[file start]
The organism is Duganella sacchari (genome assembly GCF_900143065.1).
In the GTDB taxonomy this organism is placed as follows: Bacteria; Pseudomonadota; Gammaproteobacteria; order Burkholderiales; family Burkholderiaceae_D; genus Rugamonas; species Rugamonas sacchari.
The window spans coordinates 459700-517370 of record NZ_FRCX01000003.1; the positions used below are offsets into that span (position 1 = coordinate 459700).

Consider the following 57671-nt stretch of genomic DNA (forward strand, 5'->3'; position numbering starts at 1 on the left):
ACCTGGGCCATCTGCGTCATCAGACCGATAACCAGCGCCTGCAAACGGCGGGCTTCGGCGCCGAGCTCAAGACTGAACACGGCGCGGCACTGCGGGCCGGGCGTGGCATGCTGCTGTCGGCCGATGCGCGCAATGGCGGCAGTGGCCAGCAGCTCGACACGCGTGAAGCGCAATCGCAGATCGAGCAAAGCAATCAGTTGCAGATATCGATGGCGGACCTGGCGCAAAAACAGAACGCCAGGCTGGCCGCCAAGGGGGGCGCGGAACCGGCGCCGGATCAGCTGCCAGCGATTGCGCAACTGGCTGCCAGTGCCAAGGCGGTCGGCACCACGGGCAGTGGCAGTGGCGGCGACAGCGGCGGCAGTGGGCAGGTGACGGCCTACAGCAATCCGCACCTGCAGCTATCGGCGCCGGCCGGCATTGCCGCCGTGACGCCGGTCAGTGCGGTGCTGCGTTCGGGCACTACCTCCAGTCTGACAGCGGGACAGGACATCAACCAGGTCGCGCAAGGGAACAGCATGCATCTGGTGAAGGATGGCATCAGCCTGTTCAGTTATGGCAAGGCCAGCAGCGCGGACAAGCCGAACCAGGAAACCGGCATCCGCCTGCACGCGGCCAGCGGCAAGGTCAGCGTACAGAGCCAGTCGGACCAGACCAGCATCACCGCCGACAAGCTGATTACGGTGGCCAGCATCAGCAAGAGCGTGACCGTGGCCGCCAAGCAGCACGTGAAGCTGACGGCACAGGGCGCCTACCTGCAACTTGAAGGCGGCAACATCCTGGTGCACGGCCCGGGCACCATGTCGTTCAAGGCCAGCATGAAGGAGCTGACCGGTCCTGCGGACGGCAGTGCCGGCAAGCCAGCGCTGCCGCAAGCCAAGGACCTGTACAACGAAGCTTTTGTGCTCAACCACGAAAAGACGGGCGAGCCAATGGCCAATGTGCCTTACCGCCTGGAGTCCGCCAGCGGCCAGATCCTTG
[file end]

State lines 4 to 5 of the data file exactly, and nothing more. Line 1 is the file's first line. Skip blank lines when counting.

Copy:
Consider the following 57671-nt stretch of genomic DNA (forward strand, 5'->3'; position numbering starts at 1 on the left):
ACCTGGGCCATCTGCGTCATCAGACCGATAACCAGCGCCTGCAAACGGCGGGCTTCGGCGCCGAGCTCAAGACTGAACACGGCGCGGCACTGCGGGCCGGGCGTGGCATGCTGCTGTCGGCCGATGCGCGCAATGGCGGCAGTGGCCAGCAGCTCGACACGCGTGAAGCGCAATCGCAGATCGAGCAAAGCAATCAGTTGCAGATATCGATGGCGGACCTGGCGCAAAAACAGAACGCCAGGCTGGCCGCCAAGGGGGGCGCGGAACCGGCGCCGGATCAGCTGCCAGCGATTGCGCAACTGGCTGCCAGTGCCAAGGCGGTCGGCACCACGGGCAGTGGCAGTGGCGGCGACAGCGGCGGCAGTGGGCAGGTGACGGCCTACAGCAATCCGCACCTGCAGCTATCGGCGCCGGCCGGCATTGCCGCCGTGACGCCGGTCAGTGCGGTGCTGCGTTCGGGCACTACCTCCAGTCTGACAGCGGGACAGGACATCAACCAGGTCGCGCAAGGGAACAGCATGCATCTGGTGAAGGATGGCATCAGCCTGTTCAGTTATGGCAAGGCCAGCAGCGCGGACAAGCCGAACCAGGAAACCGGCATCCGCCTGCACGCGGCCAGCGGCAAGGTCAGCGTACAGAGCCAGTCGGACCAGACCAGCATCACCGCCGACAAGCTGATTACGGTGGCCAGCATCAGCAAGAGCGTGACCGTGGCCGCCAAGCAGCACGTGAAGCTGACGGCACAGGGCGCCTACCTGCAACTTGAAGGCGGCAACATCCTGGTGCACGGCCCGGGCACCATGTCGTTCAAGGCCAGCATGAAGGAGCTGACCGGTCCTGCGGACGGCAGTGCCGGCAAGCCAGCGCTGCCGCAAGCCAAGGACCTGTACAACGAAGCTTTTGTGCTCAACCACGAAAAGACGGGCGAGCCAATGGCCAATGTGCCTTACCGCCTGGAGTCCGCCAGCGGCCAGATCCTTG